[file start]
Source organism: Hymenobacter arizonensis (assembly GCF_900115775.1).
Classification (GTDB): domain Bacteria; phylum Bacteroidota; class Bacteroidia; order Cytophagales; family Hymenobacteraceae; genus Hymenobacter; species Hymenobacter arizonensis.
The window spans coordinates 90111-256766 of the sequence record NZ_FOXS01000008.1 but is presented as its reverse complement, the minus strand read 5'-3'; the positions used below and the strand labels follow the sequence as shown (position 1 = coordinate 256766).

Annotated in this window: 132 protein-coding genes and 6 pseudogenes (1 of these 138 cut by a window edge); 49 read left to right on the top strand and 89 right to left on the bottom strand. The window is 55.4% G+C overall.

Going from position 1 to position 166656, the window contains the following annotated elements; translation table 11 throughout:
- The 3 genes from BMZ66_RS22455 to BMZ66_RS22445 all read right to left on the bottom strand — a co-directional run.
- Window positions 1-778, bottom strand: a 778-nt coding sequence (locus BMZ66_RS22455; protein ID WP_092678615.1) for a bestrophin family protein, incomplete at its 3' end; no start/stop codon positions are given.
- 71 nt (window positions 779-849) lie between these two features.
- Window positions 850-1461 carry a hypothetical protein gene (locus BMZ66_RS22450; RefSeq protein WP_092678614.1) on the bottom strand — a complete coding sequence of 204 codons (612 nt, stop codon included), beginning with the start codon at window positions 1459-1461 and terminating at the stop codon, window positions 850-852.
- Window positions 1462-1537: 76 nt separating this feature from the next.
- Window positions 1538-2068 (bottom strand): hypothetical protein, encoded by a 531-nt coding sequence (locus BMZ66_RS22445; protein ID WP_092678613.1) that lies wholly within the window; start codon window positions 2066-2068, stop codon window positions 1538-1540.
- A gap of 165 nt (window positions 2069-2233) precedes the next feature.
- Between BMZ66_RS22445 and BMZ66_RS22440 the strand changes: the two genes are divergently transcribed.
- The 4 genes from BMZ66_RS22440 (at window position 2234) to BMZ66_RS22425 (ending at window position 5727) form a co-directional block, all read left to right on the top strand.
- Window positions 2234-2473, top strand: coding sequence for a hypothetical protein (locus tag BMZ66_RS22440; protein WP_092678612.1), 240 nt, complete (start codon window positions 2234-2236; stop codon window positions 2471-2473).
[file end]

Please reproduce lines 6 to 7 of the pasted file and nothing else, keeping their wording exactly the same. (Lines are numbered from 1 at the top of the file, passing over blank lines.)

- The 3 genes from BMZ66_RS22455 to BMZ66_RS22445 all read right to left on the bottom strand — a co-directional run.
- Window positions 1-778, bottom strand: a 778-nt coding sequence (locus BMZ66_RS22455; protein ID WP_092678615.1) for a bestrophin family protein, incomplete at its 3' end; no start/stop codon positions are given.